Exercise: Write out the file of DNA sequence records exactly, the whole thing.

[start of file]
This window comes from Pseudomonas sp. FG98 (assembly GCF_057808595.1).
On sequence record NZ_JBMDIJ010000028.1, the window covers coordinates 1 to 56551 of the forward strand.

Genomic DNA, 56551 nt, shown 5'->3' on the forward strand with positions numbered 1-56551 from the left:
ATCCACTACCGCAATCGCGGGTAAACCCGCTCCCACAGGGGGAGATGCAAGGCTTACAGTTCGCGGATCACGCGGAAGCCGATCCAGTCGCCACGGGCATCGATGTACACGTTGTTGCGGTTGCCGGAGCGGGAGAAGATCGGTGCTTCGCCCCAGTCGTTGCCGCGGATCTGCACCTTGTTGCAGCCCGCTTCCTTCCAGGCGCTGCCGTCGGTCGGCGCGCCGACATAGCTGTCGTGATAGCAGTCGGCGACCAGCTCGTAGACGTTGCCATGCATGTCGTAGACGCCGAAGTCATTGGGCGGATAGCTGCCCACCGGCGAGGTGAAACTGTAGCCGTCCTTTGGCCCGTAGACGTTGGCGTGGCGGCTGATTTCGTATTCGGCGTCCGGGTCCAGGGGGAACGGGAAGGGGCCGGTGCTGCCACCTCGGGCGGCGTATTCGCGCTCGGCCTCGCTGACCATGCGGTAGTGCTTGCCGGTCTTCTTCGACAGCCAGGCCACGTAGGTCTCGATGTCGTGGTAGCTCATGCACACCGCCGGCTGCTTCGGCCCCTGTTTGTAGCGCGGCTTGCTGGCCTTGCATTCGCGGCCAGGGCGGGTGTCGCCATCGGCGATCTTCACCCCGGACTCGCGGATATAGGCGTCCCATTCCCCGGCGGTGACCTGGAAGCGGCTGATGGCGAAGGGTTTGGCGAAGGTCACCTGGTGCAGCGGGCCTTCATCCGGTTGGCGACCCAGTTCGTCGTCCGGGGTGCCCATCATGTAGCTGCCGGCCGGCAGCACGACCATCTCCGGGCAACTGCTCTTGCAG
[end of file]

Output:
This window comes from Pseudomonas sp. FG98 (assembly GCF_057808595.1).
On sequence record NZ_JBMDIJ010000028.1, the window covers coordinates 1 to 56551 of the forward strand.

Genomic DNA, 56551 nt, shown 5'->3' on the forward strand with positions numbered 1-56551 from the left:
ATCCACTACCGCAATCGCGGGTAAACCCGCTCCCACAGGGGGAGATGCAAGGCTTACAGTTCGCGGATCACGCGGAAGCCGATCCAGTCGCCACGGGCATCGATGTACACGTTGTTGCGGTTGCCGGAGCGGGAGAAGATCGGTGCTTCGCCCCAGTCGTTGCCGCGGATCTGCACCTTGTTGCAGCCCGCTTCCTTCCAGGCGCTGCCGTCGGTCGGCGCGCCGACATAGCTGTCGTGATAGCAGTCGGCGACCAGCTCGTAGACGTTGCCATGCATGTCGTAGACGCCGAAGTCATTGGGCGGATAGCTGCCCACCGGCGAGGTGAAACTGTAGCCGTCCTTTGGCCCGTAGACGTTGGCGTGGCGGCTGATTTCGTATTCGGCGTCCGGGTCCAGGGGGAACGGGAAGGGGCCGGTGCTGCCACCTCGGGCGGCGTATTCGCGCTCGGCCTCGCTGACCATGCGGTAGTGCTTGCCGGTCTTCTTCGACAGCCAGGCCACGTAGGTCTCGATGTCGTGGTAGCTCATGCACACCGCCGGCTGCTTCGGCCCCTGTTTGTAGCGCGGCTTGCTGGCCTTGCATTCGCGGCCAGGGCGGGTGTCGCCATCGGCGATCTTCACCCCGGACTCGCGGATATAGGCGTCCCATTCCCCGGCGGTGACCTGGAAGCGGCTGATGGCGAAGGGTTTGGCGAAGGTCACCTGGTGCAGCGGGCCTTCATCCGGTTGGCGACCCAGTTCGTCGTCCGGGGTGCCCATCATGTAGCTGCCGGCCGGCAGCACGACCATCTCCGGGCAACTGCTCTTGCAG